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By Samuel R. Avro on Nov 24, 2008 with 1 response

Amid Crisis, Automakers Look Green in L.A.

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Honda’s Insight Hybrid concept at the 2008 Los Angeles auto show.

The show, as they say in the Los Angeles entertainment industry, must go on. In the case of this year’s Los Angeles auto show, that means carmakers are touting their latest wares during a global economic crisis that threatens the very existence of the domestic auto industry.

Even ignoring the dour times, the Los Angeles auto show is traditionally more restrained than most, concentrating on the Birkenstock end of the product line rather than the Manolo Blahniks that take center stage at other shows.

That means a proliferation of practical, comfortable models designed to tread lightly on Mother Earth. They do this using an array of drive technologies including battery electric, fuel-cell electric, gasoline-hybrid electric, natural gas hybrid electric and a bevy of fuel-saving advancements for plain old gasoline internal combustion engine-powered machines.

Carlos Ghosn, president and CEO of Nissan and Renault, addressed the industry’s environmental challenge in his keynote speech at the show’s opening.

“The World Wildlife Fund has pointed out that if China catches up to U.S. standards of consumption, it will require two planets to sustain our livelihood for the long run,” he observed.

Supplemental planets are in short supply, of course, and so in the interest of conserving resources on our solitary planet, Nissan rolled out the U.S. version if its Cube subcompact at the show.

An example of truth in advertising, the blocky Cube resembles the popular Scion xB, though Nissan’s original 1998 Japanese market box-on-wheels substantially predated the Scion. The cubist Cube is Picasso-esque in its styling, which has a different profile on the right side than the left. And as the Scion has done, Nissan hopes buyers will see the Cube as a blank canvas for their self-expression.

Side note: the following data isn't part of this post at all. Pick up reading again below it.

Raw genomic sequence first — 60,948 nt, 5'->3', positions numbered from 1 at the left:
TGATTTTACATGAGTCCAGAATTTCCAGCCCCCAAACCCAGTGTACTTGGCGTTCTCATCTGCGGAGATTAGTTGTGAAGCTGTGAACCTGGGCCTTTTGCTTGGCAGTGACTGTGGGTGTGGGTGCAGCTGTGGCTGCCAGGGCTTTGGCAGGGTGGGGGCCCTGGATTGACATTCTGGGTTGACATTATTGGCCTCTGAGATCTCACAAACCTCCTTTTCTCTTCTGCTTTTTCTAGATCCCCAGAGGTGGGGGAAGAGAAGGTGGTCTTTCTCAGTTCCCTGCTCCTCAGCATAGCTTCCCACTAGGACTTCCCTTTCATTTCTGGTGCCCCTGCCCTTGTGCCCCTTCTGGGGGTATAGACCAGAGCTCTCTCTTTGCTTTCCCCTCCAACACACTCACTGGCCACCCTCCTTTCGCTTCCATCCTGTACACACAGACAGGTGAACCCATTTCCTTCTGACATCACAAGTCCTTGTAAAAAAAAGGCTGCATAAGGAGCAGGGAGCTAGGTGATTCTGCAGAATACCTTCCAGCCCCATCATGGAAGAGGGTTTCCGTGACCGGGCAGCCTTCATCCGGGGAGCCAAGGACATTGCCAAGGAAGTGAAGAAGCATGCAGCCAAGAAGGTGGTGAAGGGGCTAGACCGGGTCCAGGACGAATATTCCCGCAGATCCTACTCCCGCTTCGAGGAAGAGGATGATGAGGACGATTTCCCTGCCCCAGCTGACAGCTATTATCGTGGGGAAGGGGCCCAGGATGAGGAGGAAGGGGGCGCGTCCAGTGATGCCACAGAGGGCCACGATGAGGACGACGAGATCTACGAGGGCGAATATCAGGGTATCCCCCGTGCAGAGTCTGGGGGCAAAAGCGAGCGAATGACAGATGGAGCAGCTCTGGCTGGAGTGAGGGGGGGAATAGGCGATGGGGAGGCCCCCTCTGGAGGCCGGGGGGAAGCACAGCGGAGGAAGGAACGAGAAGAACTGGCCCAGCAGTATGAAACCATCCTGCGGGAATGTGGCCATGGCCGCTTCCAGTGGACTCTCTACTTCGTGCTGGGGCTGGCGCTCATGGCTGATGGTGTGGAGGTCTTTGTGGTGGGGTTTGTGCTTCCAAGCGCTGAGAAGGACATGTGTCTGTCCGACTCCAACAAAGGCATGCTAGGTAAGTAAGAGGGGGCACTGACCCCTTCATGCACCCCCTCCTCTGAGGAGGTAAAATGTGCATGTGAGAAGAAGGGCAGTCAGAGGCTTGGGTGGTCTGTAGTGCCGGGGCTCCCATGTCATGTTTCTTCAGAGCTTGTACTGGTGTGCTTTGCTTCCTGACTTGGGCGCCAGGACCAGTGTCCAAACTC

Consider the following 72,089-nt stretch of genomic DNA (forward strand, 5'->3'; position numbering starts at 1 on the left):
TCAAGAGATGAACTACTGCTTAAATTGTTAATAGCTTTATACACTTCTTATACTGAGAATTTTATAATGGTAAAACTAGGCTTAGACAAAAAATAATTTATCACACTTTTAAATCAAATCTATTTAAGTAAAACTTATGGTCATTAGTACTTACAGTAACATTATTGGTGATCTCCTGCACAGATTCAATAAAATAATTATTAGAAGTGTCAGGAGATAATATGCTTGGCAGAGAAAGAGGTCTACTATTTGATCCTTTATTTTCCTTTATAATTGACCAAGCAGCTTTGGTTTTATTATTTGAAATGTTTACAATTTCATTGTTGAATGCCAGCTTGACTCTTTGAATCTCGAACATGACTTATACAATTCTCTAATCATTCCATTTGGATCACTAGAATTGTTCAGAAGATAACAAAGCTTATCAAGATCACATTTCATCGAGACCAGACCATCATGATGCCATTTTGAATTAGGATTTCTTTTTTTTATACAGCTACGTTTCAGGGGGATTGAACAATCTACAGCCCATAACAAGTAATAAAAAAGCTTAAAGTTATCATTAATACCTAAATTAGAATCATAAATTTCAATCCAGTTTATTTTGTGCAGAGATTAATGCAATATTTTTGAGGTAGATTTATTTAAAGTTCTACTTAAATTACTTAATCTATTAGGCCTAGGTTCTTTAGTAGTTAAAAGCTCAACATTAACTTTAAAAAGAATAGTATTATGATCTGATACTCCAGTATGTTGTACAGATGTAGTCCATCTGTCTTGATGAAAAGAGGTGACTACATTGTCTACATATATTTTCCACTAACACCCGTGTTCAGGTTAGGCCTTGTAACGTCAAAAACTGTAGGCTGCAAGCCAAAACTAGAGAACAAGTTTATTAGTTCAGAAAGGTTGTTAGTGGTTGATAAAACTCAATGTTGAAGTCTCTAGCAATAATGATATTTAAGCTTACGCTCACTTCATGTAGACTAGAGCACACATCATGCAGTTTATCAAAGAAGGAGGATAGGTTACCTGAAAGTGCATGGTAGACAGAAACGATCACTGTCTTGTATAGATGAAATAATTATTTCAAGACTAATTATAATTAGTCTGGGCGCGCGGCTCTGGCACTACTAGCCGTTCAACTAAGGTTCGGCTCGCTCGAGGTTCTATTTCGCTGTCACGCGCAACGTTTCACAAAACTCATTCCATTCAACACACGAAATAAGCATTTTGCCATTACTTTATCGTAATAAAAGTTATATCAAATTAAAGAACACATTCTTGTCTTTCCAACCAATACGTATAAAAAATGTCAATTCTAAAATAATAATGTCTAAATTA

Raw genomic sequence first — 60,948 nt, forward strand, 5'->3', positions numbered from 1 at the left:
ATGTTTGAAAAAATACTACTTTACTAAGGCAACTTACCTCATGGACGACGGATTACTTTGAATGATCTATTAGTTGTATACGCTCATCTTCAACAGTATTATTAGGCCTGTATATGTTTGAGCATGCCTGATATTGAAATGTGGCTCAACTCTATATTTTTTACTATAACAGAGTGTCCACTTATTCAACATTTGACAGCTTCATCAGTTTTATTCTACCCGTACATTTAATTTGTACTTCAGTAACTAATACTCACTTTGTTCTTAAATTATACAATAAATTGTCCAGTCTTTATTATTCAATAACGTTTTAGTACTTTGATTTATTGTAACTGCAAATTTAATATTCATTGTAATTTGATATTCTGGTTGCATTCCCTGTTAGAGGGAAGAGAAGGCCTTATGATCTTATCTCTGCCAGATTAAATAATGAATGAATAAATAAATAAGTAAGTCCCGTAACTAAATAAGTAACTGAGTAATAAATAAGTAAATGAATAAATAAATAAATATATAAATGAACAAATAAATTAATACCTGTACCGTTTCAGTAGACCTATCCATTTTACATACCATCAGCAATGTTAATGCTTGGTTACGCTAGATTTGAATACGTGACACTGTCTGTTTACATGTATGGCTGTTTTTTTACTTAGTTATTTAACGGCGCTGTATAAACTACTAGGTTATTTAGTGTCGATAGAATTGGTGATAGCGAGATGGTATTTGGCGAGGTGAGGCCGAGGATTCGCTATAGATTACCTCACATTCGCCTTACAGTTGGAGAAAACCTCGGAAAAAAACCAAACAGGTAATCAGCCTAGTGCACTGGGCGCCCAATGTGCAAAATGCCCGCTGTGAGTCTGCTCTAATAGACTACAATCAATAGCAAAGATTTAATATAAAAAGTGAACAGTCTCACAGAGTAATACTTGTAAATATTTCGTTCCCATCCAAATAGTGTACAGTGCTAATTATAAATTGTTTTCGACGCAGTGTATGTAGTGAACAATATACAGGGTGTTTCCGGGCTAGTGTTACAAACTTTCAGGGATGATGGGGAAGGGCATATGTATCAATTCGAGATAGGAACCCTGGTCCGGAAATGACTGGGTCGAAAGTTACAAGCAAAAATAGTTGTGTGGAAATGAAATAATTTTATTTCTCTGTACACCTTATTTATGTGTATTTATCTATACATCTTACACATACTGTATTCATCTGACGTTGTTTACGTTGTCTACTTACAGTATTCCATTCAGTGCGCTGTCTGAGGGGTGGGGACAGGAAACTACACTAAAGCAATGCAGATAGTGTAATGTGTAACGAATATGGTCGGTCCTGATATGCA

“In some ways the Cube is like the big cardboard boxes you used to play with as a kid,” explained Al Castignetti, vice president of sales for Nissan North America. “They could be clubhouses, race cars, forts, whatever your mood and imagination wanted at the time.”

No doubt some industry executives would like to climb inside and imagine they live in a market where consumers are still buying cars.

Mazda also used the Los Angeles show to introduce a new small car, the replacement for its popular Mazda3. The outgoing car continues to beat the likes of the Honda Civic and Toyota Corolla in comparison tests, but the new model promises to top it in every area. Mazda touts the upcoming car’s reduced aerodynamic drag, more advanced engines and a raft of luxury features as advancements over the current model.

Article continues… MSNBC

  1. By oil pan on October 5, 2010 at 8:24 pm

    Well, you have to admit that there’s a fast competition in hybrid cars among car companies that’s why they are showing of their best lineup of hybrid cars in auto shows. This is their one way of showing people how great their hybrid cars. As time passes by, many people are already selecting their choices of brand and model of hybrid cars that’s why car companies must show-off their hybrid cars.

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